Bonham: How difficult was it to deal with the fact that one of his former players was responsible for his death and how have you been able to forgive him—something that many might think would be impossible to do?
Aaron Thomas: It was definitely a tough situation. Never before had a situation like this even crossed anyone’s mind. There hadn’t been a murder in Parkersburg since 1923. As well liked and respected as my dad was, I never once dreamt that he’d be taken from us in that way. For it to be a former player, it’s pretty hard to wrap your mind around. But that said there were so many issues that Mark (Becker) had, he was the first person that came to my mind when I heard what had happened. The forgiveness thing is truly through God’s grace. I don’t know if I 100 percent forgive Mark Becker. I can get through every day and I don’t feel like I have a ton of resentment towards him. It’s an interesting thing. I truly think it’s strictly through God’s grace. I’ve never had a conversation with Mark and said, “I forgive you for this.” But to be able to get through the day and be okay with what happened, I think it is truly through God’s grace and the Holy Spirit working through you.
Bonham: How would you want your story to impact other families who have experienced similar tragedies?
Jan Thomas: There is a lot of pain and I’m not going to say it’s an easy thing to do. But I totally think it’s through the grace of Jesus Christ that we’re able to do that in the first place. If you hold on to that resentment, your life is going to turn negative. It’s going to eat you from the inside out. This is something that happened that was out of our control. There’s nothing we could do about that. It was a difficult thing and it was shocking that Mark had done that, but you have to let it go at some point in time. If you don’t, there’s nothing constructive that will come of it. Its not hurting Mark if you don’t forgive him. Ultimately its hurting God and it’s hurting yourself.
Bonham: How important is for you and your brother Todd to carry on your father’s legacy?
Aaron Thomas: To me it’s very important. We had a great example for 13 months of how to deal with adversity. If Todd and I and my mom chose to respond in a different light, everything my dad stood for, all the life lessons he ever taught the young men and women at school and the example he set would’ve went out the window, if in the toughest of times his own family couldn’t show the integrity and character and all those things that he was all about. That was one of the first things that came to my mind right after he was murdered. Even before that first press conference, I wanted to handle things that way dad would have handled them. My goal personally has been to make my dad proud and never do anything to disappoint him. I don’t think that’s changed for me, even though he’s not here anymore. I still don’t want my actions or words to negatively affect him or his legacy.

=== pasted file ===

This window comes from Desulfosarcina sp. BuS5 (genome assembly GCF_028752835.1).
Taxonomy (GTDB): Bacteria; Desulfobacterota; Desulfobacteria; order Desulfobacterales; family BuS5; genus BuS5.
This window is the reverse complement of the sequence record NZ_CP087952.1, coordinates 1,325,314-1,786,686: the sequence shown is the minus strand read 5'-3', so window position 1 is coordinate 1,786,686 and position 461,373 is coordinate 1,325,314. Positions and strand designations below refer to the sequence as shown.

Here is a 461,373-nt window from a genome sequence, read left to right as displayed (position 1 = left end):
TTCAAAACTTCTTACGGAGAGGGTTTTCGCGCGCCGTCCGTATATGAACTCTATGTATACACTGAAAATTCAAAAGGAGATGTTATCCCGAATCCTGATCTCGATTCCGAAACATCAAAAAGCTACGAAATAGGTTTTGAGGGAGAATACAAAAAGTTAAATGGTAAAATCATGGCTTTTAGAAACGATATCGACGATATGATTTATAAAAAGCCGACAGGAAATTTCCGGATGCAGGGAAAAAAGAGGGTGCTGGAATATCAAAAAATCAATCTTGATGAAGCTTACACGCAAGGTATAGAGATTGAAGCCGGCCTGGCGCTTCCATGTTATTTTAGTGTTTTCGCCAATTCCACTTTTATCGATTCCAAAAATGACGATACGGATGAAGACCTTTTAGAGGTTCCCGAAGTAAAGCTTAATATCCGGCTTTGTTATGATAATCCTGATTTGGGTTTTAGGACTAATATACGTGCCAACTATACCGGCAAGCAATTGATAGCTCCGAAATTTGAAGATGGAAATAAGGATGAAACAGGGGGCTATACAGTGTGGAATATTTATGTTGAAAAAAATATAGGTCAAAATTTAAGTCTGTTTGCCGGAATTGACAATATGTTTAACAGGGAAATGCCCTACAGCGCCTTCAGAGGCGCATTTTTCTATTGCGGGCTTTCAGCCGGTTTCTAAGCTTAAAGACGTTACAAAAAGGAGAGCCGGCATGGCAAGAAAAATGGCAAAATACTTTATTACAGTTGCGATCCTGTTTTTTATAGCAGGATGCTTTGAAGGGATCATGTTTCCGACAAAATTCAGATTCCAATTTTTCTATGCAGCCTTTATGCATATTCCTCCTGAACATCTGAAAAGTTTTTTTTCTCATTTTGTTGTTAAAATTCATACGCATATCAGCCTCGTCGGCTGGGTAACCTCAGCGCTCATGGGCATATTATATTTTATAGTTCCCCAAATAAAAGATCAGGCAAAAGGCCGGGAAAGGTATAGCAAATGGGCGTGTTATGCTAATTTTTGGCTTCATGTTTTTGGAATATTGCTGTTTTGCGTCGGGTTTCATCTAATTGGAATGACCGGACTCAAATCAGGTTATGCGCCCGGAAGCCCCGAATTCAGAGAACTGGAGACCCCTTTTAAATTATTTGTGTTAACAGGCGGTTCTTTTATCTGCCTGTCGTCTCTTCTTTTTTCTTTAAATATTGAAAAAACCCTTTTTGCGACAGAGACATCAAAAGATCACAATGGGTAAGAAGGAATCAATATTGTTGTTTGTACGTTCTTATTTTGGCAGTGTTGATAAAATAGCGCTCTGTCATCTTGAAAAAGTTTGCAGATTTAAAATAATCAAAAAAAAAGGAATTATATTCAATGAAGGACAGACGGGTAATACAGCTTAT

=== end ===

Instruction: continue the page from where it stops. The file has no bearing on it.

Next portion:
Bonham: For those who never had a chance to meet Coach Thomas, what would be the one thing you would want people to know about him?
Jan Thomas: Ed loved coaching, without any question. His desire was for people to remember him as a strong Christian man and somebody that lived to do things the right way. I really think that Ed walked the talk. He wasn’t a perfect man. I don’t anyone to think that. But he really did try hard to do the right thing every single day and teach others to do the same thing.
Aaron Thomas: He was, number one, a Christian man, but also a man of character and integrity. He treated everyone fairly. I know that was important to him. He didn’t where you came from, who your parents were, what part of town you lived in. You were going to be treated with respect. He believed in people more than they believed him themselves and he pushed them to the next level. I think that’s what he would like to be remembered for.
Earlier this year, we talked to Aaron Kampman, one of Coach Thomas’ former players who is now playing for the NFL’s Jacksonville Jaguars. And later this fall, we’ll have an interview with Kansas City Chiefs center Casey Weigmann who also played for Thomas at Aplington-Parkersburg High School.
To learn more about the book The Sacred Acre, click HERE.